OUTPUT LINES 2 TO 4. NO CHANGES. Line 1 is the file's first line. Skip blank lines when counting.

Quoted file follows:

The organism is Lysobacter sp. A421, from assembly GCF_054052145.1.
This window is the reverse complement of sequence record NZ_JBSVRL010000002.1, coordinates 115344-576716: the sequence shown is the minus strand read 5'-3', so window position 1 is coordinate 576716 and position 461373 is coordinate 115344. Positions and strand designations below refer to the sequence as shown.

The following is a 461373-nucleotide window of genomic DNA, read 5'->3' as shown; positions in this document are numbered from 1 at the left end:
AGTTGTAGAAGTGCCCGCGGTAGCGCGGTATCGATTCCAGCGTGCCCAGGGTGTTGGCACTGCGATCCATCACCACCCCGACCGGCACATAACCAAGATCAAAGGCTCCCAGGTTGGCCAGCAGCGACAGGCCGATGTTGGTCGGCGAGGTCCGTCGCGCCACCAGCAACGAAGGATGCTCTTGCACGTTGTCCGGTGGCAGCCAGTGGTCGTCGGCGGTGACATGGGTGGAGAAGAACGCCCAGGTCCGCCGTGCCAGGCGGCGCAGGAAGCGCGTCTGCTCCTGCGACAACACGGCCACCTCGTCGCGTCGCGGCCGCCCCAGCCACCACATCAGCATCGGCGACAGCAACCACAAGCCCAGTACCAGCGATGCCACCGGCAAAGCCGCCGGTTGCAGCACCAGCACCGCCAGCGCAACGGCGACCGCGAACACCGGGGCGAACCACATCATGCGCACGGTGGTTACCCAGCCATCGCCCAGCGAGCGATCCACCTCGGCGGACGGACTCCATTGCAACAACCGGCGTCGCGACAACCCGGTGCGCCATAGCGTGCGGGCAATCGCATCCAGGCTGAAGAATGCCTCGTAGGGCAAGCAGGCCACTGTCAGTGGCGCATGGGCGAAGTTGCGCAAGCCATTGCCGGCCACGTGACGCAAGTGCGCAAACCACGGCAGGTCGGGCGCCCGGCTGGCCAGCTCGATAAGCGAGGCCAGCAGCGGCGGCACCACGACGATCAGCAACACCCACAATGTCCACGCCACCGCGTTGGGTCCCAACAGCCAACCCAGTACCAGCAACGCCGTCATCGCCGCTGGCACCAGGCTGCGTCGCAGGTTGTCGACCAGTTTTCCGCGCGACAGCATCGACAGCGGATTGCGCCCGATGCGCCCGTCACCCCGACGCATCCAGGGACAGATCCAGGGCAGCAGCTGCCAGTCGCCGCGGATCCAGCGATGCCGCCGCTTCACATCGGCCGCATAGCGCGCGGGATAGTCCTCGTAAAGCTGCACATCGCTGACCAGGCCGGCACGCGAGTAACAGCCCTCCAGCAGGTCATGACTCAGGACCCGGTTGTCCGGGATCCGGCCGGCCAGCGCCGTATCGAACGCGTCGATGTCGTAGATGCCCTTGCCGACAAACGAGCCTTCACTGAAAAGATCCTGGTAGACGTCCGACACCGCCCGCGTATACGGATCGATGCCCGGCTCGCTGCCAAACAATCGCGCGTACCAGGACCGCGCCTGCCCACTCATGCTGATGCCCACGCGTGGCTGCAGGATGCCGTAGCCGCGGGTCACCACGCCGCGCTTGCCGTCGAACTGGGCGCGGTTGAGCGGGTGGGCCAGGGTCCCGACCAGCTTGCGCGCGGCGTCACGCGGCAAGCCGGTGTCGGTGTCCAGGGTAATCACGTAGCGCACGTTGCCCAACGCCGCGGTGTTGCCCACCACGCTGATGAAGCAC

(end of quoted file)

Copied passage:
This window is the reverse complement of sequence record NZ_JBSVRL010000002.1, coordinates 115344-576716: the sequence shown is the minus strand read 5'-3', so window position 1 is coordinate 576716 and position 461373 is coordinate 115344. Positions and strand designations below refer to the sequence as shown.

The following is a 461373-nucleotide window of genomic DNA, read 5'->3' as shown; positions in this document are numbered from 1 at the left end:
AGTTGTAGAAGTGCCCGCGGTAGCGCGGTATCGATTCCAGCGTGCCCAGGGTGTTGGCACTGCGATCCATCACCACCCCGACCGGCACATAACCAAGATCAAAGGCTCCCAGGTTGGCCAGCAGCGACAGGCCGATGTTGGTCGGCGAGGTCCGTCGCGCCACCAGCAACGAAGGATGCTCTTGCACGTTGTCCGGTGGCAGCCAGTGGTCGTCGGCGGTGACATGGGTGGAGAAGAACGCCCAGGTCCGCCGTGCCAGGCGGCGCAGGAAGCGCGTCTGCTCCTGCGACAACACGGCCACCTCGTCGCGTCGCGGCCGCCCCAGCCACCACATCAGCATCGGCGACAGCAACCACAAGCCCAGTACCAGCGATGCCACCGGCAAAGCCGCCGGTTGCAGCACCAGCACCGCCAGCGCAACGGCGACCGCGAACACCGGGGCGAACCACATCATGCGCACGGTGGTTACCCAGCCATCGCCCAGCGAGCGATCCACCTCGGCGGACGGACTCCATTGCAACAACCGGCGTCGCGACAACCCGGTGCGCCATAGCGTGCGGGCAATCGCATCCAGGCTGAAGAATGCCTCGTAGGGCAAGCAGGCCACTGTCAGTGGCGCATGGGCGAAGTTGCGCAAGCCATTGCCGGCCACGTGACGCAAGTGCGCAAACCACGGCAGGTCGGGCGCCCGGCTGGCCAGCTCGATAAGCGAGGCCAGCAGCGGCGGCACCACGACGATCAGCAACACCCACAATGTCCACGCCACCGCGTTGGGTCCCAACAGCCAACCCAGTACCAGCAACGCCGTCATCGCCGCTGGCACCAGGCTGCGTCGCAGGTTGTCGACCAGTTTTCCGCGCGACAGCATCGACAGCGGATTGCGCCCGATGCGCCCGTCACCCCGACGCATCCAGGGACAGATCCAGGGCAGCAGCTGCCAGTCGCCGCGGATCCAGCGATGCCGCCGCTTCACATCGGCCGCATAGCGCGCGGGATAGTCCTCGTAAAGCTGCACATCGCTGACCAGGCCGGCACGCGAGTAACAGCCCTCCAGCAGGTCATGACTCAGGACCCGGTTGTCCGGGATCCGGCCGGCCAGCGCCGTATCGAACGCGTCGATGTCGTAGATGCCCTTGCCGACAAACGAGCCTTCACTGAAAAGATCCTGGTAGACGTCCGACACCGCCCGCGTATACGGATCGATGCCCGGCTCGCTGCCAAACAATCGCGCGTACCAGGACCGCGCCTGCCCACTCATGCTGATGCCCACGCGTGGCTGCAGGATGCCGTAGCCGCGGGTCACCACGCCGCGCTTGCCGTCGAACTGGGCGCGGTTGAGCGGGTGGGCCAGGGTCCCGACCAGCTTGCGCGCGGCGTCACGCGGCAAGCCGGTGTCGGTGTCCAGGGTAATCACGTAGCGCACGTTGCCCAACGCCGCGGTGTTGCCCACCACGCTGATGAAGCAC